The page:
Swedish college defends ‘YouTube lessons’ after minister’s criticism



A college in Sweden has defended its decision to offer a class on YouTube as part of its programme for upper secondary school students.


The Thorén Innovation School, a group of upper secondary schools (gymnasium in Swedish) located in six Swedish cities, now offers a specialisation on the video sharing site as part of its aesthetic subjects line, reports TT.


The move has drawn criticism from Minister for Upper Secondary School and Adult Education Anna Ekström, according to the report.


In response, the school said that a large number of studies have found that all types of work will see increasing automation in coming years and that new types of companies and professions will develop.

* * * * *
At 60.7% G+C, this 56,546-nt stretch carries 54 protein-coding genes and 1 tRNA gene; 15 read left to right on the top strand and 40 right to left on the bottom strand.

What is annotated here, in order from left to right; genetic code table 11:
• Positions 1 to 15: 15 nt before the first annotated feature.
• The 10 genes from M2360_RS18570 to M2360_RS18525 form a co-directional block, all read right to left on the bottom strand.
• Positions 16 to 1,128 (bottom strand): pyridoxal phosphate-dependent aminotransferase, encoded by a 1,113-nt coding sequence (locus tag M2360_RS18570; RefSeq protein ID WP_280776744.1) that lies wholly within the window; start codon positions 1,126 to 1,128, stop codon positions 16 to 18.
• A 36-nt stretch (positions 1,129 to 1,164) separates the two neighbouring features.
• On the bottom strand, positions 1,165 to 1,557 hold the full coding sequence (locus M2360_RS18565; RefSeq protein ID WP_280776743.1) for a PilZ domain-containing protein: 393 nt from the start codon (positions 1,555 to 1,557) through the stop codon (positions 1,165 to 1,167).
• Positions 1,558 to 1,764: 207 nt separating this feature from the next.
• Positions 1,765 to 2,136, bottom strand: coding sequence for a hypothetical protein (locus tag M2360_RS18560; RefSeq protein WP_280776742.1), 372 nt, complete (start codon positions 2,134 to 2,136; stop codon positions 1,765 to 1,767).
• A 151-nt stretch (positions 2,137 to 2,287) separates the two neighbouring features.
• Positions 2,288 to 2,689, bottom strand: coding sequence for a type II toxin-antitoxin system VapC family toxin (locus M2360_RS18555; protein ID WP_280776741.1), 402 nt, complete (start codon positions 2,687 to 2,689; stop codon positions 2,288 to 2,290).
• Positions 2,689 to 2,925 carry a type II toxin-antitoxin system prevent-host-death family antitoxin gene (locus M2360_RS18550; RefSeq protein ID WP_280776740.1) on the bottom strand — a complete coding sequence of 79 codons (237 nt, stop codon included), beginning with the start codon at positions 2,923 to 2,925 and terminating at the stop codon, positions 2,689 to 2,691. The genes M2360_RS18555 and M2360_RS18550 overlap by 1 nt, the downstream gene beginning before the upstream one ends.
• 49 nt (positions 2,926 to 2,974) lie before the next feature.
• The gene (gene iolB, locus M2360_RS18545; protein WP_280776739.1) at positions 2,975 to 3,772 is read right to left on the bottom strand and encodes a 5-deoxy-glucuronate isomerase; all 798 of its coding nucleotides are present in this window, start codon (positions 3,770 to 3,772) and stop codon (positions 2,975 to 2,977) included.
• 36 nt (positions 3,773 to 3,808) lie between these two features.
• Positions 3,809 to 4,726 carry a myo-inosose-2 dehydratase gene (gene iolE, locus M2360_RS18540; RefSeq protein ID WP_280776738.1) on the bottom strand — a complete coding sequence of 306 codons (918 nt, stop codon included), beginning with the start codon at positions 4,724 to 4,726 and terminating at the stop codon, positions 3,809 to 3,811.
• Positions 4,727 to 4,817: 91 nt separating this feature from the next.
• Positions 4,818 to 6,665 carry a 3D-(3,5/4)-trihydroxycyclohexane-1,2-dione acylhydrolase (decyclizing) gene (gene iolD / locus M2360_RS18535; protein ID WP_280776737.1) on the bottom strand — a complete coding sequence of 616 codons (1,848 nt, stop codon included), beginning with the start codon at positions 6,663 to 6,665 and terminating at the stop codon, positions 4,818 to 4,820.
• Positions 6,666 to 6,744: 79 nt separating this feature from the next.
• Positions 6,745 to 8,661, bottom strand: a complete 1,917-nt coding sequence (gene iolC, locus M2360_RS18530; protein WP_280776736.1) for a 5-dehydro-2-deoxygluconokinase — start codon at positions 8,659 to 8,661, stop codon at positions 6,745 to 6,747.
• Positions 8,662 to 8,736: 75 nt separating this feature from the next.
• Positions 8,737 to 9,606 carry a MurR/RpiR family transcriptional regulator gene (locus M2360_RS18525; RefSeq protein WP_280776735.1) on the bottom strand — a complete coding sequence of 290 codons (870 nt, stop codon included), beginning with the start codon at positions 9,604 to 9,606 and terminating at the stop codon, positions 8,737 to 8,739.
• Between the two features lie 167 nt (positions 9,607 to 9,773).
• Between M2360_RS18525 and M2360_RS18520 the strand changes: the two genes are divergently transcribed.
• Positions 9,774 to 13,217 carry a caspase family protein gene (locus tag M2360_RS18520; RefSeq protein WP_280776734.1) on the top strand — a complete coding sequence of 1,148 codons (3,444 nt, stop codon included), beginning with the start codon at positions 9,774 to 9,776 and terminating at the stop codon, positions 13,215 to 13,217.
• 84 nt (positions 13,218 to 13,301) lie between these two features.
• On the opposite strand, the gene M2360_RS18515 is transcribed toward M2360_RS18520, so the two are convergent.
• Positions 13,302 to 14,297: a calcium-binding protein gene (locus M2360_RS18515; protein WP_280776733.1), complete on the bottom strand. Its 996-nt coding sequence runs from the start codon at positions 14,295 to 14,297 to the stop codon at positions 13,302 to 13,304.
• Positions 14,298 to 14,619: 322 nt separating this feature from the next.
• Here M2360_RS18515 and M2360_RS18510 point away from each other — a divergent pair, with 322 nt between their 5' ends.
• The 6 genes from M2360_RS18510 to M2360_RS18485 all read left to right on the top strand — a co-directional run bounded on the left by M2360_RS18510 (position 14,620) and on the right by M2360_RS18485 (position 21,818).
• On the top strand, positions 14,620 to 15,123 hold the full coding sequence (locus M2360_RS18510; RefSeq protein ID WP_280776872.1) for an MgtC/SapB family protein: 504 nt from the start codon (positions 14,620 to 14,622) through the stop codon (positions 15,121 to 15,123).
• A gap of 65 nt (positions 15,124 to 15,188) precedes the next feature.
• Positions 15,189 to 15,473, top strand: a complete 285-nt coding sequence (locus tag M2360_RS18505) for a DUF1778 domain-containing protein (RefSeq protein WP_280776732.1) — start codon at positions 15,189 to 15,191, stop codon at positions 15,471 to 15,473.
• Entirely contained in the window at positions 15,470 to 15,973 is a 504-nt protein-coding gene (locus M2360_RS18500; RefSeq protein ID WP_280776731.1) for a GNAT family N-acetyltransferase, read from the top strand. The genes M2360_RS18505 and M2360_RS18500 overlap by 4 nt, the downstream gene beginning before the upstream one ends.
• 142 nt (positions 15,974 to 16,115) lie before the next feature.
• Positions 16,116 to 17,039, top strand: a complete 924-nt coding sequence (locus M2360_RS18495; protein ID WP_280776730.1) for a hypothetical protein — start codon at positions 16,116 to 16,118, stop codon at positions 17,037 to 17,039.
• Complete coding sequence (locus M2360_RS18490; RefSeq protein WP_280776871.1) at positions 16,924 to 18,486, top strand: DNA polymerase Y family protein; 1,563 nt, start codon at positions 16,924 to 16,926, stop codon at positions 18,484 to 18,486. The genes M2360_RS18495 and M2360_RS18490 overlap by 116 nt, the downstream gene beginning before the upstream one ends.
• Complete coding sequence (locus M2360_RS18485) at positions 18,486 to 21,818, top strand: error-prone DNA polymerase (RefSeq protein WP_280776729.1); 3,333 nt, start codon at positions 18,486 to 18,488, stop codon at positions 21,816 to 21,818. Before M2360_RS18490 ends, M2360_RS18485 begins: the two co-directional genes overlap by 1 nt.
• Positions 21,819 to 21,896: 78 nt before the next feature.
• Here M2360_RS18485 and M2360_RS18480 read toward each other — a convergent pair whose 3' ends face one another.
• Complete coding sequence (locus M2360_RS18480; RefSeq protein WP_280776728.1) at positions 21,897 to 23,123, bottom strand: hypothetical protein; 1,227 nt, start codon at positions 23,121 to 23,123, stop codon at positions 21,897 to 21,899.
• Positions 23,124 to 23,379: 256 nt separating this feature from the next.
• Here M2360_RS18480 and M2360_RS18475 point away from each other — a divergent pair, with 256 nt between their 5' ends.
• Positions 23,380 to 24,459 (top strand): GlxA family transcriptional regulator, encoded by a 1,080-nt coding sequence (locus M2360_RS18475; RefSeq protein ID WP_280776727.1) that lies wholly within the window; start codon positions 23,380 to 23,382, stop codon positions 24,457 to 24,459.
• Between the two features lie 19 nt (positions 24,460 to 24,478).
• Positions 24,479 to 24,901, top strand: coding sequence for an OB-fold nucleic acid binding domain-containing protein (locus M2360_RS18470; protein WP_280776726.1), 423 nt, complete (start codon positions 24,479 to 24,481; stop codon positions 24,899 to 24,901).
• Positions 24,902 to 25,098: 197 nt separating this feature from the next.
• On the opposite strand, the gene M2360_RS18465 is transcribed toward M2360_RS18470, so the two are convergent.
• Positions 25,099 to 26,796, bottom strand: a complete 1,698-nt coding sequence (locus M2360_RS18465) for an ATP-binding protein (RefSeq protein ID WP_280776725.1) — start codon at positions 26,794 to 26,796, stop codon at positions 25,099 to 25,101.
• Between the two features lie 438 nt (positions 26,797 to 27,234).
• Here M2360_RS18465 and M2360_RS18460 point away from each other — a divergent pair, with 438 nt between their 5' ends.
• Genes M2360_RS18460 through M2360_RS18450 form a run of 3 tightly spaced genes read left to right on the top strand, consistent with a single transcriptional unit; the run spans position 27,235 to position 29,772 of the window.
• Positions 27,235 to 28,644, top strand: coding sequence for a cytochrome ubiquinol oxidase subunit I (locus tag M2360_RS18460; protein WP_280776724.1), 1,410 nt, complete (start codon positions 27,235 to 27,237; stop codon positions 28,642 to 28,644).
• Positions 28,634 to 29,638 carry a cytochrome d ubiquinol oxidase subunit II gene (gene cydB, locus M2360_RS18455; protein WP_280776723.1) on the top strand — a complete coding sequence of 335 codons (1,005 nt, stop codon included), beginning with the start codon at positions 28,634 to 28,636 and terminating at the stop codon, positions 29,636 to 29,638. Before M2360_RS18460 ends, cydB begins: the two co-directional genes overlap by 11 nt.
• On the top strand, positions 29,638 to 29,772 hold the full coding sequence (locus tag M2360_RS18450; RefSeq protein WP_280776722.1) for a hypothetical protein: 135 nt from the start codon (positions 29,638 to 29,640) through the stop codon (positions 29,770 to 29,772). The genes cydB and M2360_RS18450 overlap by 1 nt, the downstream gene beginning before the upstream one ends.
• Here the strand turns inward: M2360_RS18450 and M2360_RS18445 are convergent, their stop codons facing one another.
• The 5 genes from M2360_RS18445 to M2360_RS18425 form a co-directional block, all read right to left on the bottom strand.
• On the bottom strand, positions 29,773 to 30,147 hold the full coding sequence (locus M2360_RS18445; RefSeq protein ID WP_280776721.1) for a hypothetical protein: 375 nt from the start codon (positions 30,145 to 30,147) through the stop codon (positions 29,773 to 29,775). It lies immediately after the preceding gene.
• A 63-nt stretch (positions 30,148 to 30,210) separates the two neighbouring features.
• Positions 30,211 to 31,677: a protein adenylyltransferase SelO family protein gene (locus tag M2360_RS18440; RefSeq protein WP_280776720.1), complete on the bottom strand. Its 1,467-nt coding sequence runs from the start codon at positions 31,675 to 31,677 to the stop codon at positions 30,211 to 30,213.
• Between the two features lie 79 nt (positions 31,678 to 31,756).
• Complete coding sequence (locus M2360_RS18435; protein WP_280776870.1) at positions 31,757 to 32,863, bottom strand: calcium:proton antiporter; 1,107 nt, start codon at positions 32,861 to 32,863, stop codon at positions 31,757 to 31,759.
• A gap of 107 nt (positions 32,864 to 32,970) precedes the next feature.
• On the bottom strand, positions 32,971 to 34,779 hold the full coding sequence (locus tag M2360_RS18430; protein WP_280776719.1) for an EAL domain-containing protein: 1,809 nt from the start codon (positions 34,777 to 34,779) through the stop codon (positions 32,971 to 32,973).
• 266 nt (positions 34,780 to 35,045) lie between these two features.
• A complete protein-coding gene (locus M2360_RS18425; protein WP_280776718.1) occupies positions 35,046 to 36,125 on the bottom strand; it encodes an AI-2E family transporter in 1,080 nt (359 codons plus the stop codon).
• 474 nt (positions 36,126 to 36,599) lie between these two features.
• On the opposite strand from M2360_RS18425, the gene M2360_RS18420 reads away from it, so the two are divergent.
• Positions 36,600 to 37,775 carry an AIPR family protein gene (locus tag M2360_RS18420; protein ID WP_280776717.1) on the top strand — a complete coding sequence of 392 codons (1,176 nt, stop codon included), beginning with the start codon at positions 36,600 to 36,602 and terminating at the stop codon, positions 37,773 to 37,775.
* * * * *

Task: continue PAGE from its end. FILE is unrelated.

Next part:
As such, the way education is seen should also be developed, the school’s parent company Thórengruppen wrote in an article published by Dagens Samhälle.


The company also said that young people have, to a large extent, replaced watching television with using media forms such as YouTube, which could lead to new forms of jobs related to online media.


In an earlier opinion article, Ekström described the initiative by the school group as “ridiculous”, “a marketing ploy” and “out of touch with reality”.


“It is not reasonable to present to young people a life in which success on the jobs market is dependent upon getting many followers on Instagram,” she wrote.


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